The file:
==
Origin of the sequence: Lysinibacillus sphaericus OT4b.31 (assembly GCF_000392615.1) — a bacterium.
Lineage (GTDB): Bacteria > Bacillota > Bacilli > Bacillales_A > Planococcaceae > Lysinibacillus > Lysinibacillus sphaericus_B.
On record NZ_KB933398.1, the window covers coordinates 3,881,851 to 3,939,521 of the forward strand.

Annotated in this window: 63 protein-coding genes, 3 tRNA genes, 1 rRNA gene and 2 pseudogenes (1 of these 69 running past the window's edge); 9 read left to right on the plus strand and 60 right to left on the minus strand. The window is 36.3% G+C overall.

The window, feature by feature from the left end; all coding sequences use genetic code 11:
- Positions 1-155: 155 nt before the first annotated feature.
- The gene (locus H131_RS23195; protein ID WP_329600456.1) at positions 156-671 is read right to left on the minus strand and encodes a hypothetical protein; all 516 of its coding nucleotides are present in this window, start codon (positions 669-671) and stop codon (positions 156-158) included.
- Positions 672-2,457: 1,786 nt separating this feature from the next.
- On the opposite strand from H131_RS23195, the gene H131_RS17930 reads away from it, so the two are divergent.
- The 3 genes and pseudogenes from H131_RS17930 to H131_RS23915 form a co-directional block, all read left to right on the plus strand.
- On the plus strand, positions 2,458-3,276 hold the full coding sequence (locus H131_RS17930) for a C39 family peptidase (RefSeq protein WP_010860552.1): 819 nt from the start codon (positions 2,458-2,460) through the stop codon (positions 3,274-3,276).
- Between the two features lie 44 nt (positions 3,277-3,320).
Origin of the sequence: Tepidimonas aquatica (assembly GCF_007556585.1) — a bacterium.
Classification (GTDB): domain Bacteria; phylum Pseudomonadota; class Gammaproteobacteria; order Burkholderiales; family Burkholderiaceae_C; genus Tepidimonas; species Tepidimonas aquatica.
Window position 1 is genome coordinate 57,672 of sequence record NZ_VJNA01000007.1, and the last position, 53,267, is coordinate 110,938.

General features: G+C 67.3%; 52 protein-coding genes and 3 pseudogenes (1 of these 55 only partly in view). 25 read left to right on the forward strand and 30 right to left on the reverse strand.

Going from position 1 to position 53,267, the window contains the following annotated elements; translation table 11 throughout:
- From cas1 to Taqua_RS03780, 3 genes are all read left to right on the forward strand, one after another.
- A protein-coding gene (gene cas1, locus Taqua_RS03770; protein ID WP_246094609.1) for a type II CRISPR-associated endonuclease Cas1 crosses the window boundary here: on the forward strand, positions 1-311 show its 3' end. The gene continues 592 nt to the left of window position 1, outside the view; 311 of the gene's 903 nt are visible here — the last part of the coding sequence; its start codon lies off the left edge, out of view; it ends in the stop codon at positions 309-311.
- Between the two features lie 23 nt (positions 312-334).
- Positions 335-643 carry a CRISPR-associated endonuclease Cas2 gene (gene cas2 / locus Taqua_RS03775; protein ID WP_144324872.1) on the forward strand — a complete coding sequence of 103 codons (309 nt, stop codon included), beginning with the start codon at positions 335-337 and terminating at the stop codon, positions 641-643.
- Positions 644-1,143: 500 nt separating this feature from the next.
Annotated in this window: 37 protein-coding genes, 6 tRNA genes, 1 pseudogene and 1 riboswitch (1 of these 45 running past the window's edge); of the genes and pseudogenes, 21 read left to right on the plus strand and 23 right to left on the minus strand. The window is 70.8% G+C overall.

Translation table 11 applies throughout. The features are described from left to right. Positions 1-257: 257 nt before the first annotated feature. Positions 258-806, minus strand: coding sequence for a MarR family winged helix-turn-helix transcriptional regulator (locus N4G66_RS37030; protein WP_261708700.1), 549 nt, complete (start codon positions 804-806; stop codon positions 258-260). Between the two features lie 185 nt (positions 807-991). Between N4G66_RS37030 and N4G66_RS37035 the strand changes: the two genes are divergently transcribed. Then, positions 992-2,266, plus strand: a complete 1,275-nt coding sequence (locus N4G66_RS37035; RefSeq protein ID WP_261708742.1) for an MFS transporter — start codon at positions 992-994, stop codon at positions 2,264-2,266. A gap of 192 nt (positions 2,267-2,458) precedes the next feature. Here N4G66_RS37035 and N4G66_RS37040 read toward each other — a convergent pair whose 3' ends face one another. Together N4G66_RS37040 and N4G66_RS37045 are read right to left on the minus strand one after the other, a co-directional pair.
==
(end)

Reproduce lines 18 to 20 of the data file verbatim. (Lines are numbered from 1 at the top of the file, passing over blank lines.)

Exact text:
- From cas1 to Taqua_RS03780, 3 genes are all read left to right on the forward strand, one after another.
- A protein-coding gene (gene cas1, locus Taqua_RS03770; protein ID WP_246094609.1) for a type II CRISPR-associated endonuclease Cas1 crosses the window boundary here: on the forward strand, positions 1-311 show its 3' end. The gene continues 592 nt to the left of window position 1, outside the view; 311 of the gene's 903 nt are visible here — the last part of the coding sequence; its start codon lies off the left edge, out of view; it ends in the stop codon at positions 309-311.
- Between the two features lie 23 nt (positions 312-334).